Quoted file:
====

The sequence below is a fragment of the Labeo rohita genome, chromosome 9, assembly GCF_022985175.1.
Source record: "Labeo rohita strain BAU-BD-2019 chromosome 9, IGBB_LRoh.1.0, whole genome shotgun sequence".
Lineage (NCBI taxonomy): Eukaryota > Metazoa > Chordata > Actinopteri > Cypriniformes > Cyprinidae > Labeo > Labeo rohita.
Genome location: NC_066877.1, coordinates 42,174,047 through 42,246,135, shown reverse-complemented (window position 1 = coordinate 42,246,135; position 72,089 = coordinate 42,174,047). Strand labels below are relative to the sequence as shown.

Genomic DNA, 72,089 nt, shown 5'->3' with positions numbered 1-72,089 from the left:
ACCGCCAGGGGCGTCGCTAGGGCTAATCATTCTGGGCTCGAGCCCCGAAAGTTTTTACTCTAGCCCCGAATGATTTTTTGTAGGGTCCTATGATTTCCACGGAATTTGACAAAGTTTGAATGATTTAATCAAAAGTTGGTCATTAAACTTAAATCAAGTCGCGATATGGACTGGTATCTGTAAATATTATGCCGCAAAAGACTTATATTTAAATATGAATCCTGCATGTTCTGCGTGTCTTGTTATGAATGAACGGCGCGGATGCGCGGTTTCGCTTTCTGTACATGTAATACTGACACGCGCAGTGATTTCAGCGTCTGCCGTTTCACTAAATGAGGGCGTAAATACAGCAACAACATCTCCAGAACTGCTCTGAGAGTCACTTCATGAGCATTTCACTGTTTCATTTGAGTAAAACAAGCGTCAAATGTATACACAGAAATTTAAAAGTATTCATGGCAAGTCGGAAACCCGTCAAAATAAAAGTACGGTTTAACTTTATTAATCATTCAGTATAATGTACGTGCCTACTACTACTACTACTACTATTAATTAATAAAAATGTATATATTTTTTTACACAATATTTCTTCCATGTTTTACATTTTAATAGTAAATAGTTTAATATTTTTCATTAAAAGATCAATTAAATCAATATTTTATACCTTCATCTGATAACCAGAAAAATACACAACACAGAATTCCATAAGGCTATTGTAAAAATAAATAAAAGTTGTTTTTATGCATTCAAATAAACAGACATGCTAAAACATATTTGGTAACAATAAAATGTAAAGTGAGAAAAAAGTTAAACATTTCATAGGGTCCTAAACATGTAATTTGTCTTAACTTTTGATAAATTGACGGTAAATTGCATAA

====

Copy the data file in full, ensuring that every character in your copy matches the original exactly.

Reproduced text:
The sequence below is a fragment of the Labeo rohita genome, chromosome 9, assembly GCF_022985175.1.
Source record: "Labeo rohita strain BAU-BD-2019 chromosome 9, IGBB_LRoh.1.0, whole genome shotgun sequence".
Lineage (NCBI taxonomy): Eukaryota > Metazoa > Chordata > Actinopteri > Cypriniformes > Cyprinidae > Labeo > Labeo rohita.
Genome location: NC_066877.1, coordinates 42,174,047 through 42,246,135, shown reverse-complemented (window position 1 = coordinate 42,246,135; position 72,089 = coordinate 42,174,047). Strand labels below are relative to the sequence as shown.

Genomic DNA, 72,089 nt, shown 5'->3' with positions numbered 1-72,089 from the left:
ACCGCCAGGGGCGTCGCTAGGGCTAATCATTCTGGGCTCGAGCCCCGAAAGTTTTTACTCTAGCCCCGAATGATTTTTTGTAGGGTCCTATGATTTCCACGGAATTTGACAAAGTTTGAATGATTTAATCAAAAGTTGGTCATTAAACTTAAATCAAGTCGCGATATGGACTGGTATCTGTAAATATTATGCCGCAAAAGACTTATATTTAAATATGAATCCTGCATGTTCTGCGTGTCTTGTTATGAATGAACGGCGCGGATGCGCGGTTTCGCTTTCTGTACATGTAATACTGACACGCGCAGTGATTTCAGCGTCTGCCGTTTCACTAAATGAGGGCGTAAATACAGCAACAACATCTCCAGAACTGCTCTGAGAGTCACTTCATGAGCATTTCACTGTTTCATTTGAGTAAAACAAGCGTCAAATGTATACACAGAAATTTAAAAGTATTCATGGCAAGTCGGAAACCCGTCAAAATAAAAGTACGGTTTAACTTTATTAATCATTCAGTATAATGTACGTGCCTACTACTACTACTACTACTATTAATTAATAAAAATGTATATATTTTTTTACACAATATTTCTTCCATGTTTTACATTTTAATAGTAAATAGTTTAATATTTTTCATTAAAAGATCAATTAAATCAATATTTTATACCTTCATCTGATAACCAGAAAAATACACAACACAGAATTCCATAAGGCTATTGTAAAAATAAATAAAAGTTGTTTTTATGCATTCAAATAAACAGACATGCTAAAACATATTTGGTAACAATAAAATGTAAAGTGAGAAAAAAGTTAAACATTTCATAGGGTCCTAAACATGTAATTTGTCTTAACTTTTGATAAATTGACGGTAAATTGCATAA